Modified Response Elaboration Training: Application to Procedural Discourse and Personal Recounts Purpose This investigation was designed to examine the effects of a modification of response elaboration training (RET; Kearns, 1985) with speakers with mild to mild–moderate aphasia. The modification entailed application of RET to procedural discourse and personal recounts rather than to narrative discourse. Method Three participants with chronic ... Supplement Article
Supplement Article  |   May 01, 2013
Modified Response Elaboration Training: Application to Procedural Discourse and Personal Recounts
 
Author Affiliations & Notes
  • Julie L. Wambaugh
    VA Salt Lake City Health Care System, UT
    University of Utah, Salt Lake City
  • Christina Nessler
    VA Salt Lake City Health Care System, UT
  • Sandra Wright
    VA Salt Lake City Health Care System, UT
  • Correspondence to Julie Wambaugh: julie.wambaugh@health.utah.edu
  • Editor: Swathi Kiran
    Editor: Swathi Kiran×
  • Associate Editor: Gloria Olness
    Associate Editor: Gloria Olness×
Article Information
Regulatory, Legislative & Advocacy / Language Disorders / Aphasia / Supplement: Select Papers From the 42nd Clinical Aphasiology Conference
Supplement Article   |   May 01, 2013
Modified Response Elaboration Training: Application to Procedural Discourse and Personal Recounts
American Journal of Speech-Language Pathology, May 2013, Vol. 22, S409-S425. doi:10.1044/1058-0360(2013/12-0063)
History: Received July 16, 2012 , Revised December 22, 2012 , Accepted January 31, 2013
 
American Journal of Speech-Language Pathology, May 2013, Vol. 22, S409-S425. doi:10.1044/1058-0360(2013/12-0063)
History: Received July 16, 2012; Revised December 22, 2012; Accepted January 31, 2013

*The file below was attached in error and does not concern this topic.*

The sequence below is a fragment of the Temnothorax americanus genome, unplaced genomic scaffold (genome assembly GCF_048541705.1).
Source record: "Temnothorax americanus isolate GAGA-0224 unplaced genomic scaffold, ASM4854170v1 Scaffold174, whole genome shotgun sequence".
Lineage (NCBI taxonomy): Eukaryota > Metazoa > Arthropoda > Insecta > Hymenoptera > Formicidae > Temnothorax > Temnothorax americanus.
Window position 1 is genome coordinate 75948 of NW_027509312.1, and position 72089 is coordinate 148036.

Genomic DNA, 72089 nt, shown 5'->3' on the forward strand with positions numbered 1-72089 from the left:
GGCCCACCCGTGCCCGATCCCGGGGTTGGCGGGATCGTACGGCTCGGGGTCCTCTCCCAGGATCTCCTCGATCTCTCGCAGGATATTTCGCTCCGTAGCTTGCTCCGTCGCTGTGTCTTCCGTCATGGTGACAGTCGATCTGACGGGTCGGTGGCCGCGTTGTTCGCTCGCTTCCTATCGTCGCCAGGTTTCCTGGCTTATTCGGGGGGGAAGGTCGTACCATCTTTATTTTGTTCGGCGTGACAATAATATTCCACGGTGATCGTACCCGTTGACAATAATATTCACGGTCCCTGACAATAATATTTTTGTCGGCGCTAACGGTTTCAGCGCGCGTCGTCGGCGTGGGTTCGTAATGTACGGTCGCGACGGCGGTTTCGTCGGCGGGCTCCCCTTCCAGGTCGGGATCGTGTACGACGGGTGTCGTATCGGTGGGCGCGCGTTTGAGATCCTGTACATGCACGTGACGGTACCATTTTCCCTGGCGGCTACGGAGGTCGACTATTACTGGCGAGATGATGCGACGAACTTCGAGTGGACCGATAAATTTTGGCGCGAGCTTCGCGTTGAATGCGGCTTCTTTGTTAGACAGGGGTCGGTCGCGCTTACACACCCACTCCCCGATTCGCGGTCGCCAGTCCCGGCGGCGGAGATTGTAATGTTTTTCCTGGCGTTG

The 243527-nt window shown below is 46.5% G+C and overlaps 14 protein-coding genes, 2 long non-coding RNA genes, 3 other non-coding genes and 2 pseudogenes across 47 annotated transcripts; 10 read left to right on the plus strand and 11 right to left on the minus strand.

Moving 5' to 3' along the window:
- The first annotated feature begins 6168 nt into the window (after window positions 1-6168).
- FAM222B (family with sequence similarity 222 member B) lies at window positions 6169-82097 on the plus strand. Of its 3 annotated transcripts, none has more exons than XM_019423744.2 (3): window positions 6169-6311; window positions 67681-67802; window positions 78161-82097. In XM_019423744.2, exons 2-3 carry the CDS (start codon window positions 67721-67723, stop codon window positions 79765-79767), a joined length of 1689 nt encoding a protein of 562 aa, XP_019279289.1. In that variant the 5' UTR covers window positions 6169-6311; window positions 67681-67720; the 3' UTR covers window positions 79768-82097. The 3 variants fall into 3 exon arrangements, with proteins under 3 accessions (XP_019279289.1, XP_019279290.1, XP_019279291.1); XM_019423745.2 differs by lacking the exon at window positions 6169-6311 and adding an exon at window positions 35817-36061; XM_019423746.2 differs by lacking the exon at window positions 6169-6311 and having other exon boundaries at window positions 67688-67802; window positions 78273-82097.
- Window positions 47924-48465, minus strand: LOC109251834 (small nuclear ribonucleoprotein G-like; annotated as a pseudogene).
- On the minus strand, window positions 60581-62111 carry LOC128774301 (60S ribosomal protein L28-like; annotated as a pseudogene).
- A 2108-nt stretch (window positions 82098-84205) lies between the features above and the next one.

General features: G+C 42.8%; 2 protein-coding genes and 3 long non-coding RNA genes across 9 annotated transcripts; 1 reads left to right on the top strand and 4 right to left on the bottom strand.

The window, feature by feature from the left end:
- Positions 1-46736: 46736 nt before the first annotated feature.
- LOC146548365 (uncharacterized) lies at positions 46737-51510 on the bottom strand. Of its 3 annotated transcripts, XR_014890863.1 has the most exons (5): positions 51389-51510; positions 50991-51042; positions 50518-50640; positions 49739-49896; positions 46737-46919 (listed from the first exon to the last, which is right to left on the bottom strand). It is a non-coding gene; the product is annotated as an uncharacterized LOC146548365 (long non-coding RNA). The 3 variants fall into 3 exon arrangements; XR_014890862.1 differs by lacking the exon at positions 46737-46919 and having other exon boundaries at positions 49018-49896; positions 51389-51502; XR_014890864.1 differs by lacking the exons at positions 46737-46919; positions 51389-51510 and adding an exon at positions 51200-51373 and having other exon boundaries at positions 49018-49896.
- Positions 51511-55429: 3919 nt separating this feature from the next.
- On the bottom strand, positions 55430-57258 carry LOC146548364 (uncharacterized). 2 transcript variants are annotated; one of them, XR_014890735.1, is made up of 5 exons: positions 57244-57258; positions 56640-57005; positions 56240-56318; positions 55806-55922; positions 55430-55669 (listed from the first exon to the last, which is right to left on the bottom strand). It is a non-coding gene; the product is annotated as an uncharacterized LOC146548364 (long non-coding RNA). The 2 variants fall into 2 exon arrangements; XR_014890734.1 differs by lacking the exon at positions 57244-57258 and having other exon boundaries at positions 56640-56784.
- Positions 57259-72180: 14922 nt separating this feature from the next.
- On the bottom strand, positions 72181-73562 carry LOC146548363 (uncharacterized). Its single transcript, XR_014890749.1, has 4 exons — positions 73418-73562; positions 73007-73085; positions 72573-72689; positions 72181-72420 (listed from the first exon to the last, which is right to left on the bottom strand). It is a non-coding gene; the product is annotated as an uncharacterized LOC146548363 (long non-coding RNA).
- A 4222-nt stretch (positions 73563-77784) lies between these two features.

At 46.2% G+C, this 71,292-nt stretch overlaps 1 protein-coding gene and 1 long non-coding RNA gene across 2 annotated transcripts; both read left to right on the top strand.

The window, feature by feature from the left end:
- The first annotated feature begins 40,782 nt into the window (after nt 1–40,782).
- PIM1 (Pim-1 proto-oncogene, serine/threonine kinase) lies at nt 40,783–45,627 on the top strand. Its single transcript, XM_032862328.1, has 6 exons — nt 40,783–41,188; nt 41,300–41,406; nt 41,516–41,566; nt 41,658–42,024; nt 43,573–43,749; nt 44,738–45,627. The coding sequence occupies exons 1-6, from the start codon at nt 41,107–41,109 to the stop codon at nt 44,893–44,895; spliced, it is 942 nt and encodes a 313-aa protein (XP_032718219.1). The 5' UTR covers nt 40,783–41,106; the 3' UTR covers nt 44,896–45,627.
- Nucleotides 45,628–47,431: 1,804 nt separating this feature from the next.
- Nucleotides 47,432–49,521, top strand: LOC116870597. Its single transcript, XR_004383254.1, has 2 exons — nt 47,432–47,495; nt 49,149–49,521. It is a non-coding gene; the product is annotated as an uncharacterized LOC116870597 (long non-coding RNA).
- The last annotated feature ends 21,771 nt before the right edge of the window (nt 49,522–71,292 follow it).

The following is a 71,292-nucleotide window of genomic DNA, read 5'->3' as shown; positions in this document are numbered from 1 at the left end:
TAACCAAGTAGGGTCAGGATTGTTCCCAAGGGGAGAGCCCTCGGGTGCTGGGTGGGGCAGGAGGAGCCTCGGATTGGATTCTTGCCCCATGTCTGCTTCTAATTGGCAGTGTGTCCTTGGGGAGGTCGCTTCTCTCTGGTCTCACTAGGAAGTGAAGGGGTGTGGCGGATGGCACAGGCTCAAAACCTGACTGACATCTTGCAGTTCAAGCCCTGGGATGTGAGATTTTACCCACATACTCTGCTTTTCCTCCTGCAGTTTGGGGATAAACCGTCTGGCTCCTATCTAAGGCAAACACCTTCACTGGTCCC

Web of Science® Times Cited: 3

Purpose This investigation was designed to examine the effects of a modification of response elaboration training (RET; Kearns, 1985) with speakers with mild to mild–moderate aphasia. The modification entailed application of RET to procedural discourse and personal recounts rather than to narrative discourse.

Method Three participants with chronic aphasia received modified RET (M–RET) applied sequentially in the context of multiple baseline designs to the conditions of personal recounts and procedural discourse. Production of correct information units (CIUs; Nicholas & Brookshire, 1993) served as the primary dependent variable.

Results Participants 2 and 3 demonstrated increases in the production of CIUs in response to treatment of procedures. M–RET applied to the personal recount condition was not associated with increased production of CIUs in personal recounts in probes. However, Participant 1 demonstrated increased CIU production for previously treated procedures when treatment was applied to personal recounts. Small effect sizes were obtained for procedural sets for Participant 1, and large effect sizes were obtained for procedural sets for Participants 2 and 3. Maintenance of gains at 3 and 6 weeks post treatment was strong.

Conclusion Application of M–RET to procedural discourse appears to be a viable treatment option for participants with mild to mild–moderate aphasia.

Acknowledgments
This research was supported by the Department of Veterans Affairs, Rehabilitation Research and Development. Thanks are extended to Shannon Mauszycki and Rosalea Cameron for their assistance with this project.
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